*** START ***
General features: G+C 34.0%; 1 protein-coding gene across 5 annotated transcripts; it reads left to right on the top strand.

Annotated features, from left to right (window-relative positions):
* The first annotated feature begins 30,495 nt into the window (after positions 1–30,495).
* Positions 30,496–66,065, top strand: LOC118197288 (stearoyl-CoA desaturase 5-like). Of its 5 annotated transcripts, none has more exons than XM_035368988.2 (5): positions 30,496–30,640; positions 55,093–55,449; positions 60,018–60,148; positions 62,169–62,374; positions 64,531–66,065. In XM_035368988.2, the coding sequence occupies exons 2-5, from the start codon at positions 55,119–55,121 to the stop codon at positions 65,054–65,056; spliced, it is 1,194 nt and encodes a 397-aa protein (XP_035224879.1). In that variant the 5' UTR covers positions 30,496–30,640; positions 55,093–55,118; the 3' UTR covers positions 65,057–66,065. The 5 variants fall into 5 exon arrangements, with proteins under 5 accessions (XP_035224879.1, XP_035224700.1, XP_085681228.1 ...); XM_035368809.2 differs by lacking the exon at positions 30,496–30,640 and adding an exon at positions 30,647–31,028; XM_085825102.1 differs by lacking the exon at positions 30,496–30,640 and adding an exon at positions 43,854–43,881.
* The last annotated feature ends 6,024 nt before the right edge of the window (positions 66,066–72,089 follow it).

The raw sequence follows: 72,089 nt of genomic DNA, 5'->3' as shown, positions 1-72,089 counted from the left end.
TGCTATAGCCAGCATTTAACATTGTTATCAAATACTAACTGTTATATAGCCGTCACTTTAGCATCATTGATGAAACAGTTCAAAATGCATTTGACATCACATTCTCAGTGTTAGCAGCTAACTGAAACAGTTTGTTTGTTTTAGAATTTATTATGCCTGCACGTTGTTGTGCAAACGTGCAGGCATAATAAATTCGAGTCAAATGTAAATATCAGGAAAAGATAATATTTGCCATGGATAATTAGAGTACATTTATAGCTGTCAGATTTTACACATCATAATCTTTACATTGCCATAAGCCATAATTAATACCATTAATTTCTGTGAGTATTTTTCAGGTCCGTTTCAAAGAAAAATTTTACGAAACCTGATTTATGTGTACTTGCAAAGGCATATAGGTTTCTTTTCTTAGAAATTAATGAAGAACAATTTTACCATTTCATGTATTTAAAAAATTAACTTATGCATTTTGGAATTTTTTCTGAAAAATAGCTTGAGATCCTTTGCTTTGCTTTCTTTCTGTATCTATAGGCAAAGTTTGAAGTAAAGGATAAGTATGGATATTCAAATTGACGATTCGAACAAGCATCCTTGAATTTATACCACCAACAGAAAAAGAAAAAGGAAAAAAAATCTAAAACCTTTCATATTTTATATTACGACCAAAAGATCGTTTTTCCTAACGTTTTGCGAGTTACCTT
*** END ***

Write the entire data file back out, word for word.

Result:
General features: G+C 34.0%; 1 protein-coding gene across 5 annotated transcripts; it reads left to right on the top strand.

Annotated features, from left to right (window-relative positions):
* The first annotated feature begins 30,495 nt into the window (after positions 1–30,495).
* Positions 30,496–66,065, top strand: LOC118197288 (stearoyl-CoA desaturase 5-like). Of its 5 annotated transcripts, none has more exons than XM_035368988.2 (5): positions 30,496–30,640; positions 55,093–55,449; positions 60,018–60,148; positions 62,169–62,374; positions 64,531–66,065. In XM_035368988.2, the coding sequence occupies exons 2-5, from the start codon at positions 55,119–55,121 to the stop codon at positions 65,054–65,056; spliced, it is 1,194 nt and encodes a 397-aa protein (XP_035224879.1). In that variant the 5' UTR covers positions 30,496–30,640; positions 55,093–55,118; the 3' UTR covers positions 65,057–66,065. The 5 variants fall into 5 exon arrangements, with proteins under 5 accessions (XP_035224879.1, XP_035224700.1, XP_085681228.1 ...); XM_035368809.2 differs by lacking the exon at positions 30,496–30,640 and adding an exon at positions 30,647–31,028; XM_085825102.1 differs by lacking the exon at positions 30,496–30,640 and adding an exon at positions 43,854–43,881.
* The last annotated feature ends 6,024 nt before the right edge of the window (positions 66,066–72,089 follow it).

The raw sequence follows: 72,089 nt of genomic DNA, 5'->3' as shown, positions 1-72,089 counted from the left end.
TGCTATAGCCAGCATTTAACATTGTTATCAAATACTAACTGTTATATAGCCGTCACTTTAGCATCATTGATGAAACAGTTCAAAATGCATTTGACATCACATTCTCAGTGTTAGCAGCTAACTGAAACAGTTTGTTTGTTTTAGAATTTATTATGCCTGCACGTTGTTGTGCAAACGTGCAGGCATAATAAATTCGAGTCAAATGTAAATATCAGGAAAAGATAATATTTGCCATGGATAATTAGAGTACATTTATAGCTGTCAGATTTTACACATCATAATCTTTACATTGCCATAAGCCATAATTAATACCATTAATTTCTGTGAGTATTTTTCAGGTCCGTTTCAAAGAAAAATTTTACGAAACCTGATTTATGTGTACTTGCAAAGGCATATAGGTTTCTTTTCTTAGAAATTAATGAAGAACAATTTTACCATTTCATGTATTTAAAAAATTAACTTATGCATTTTGGAATTTTTTCTGAAAAATAGCTTGAGATCCTTTGCTTTGCTTTCTTTCTGTATCTATAGGCAAAGTTTGAAGTAAAGGATAAGTATGGATATTCAAATTGACGATTCGAACAAGCATCCTTGAATTTATACCACCAACAGAAAAAGAAAAAGGAAAAAAAATCTAAAACCTTTCATATTTTATATTACGACCAAAAGATCGTTTTTCCTAACGTTTTGCGAGTTACCTT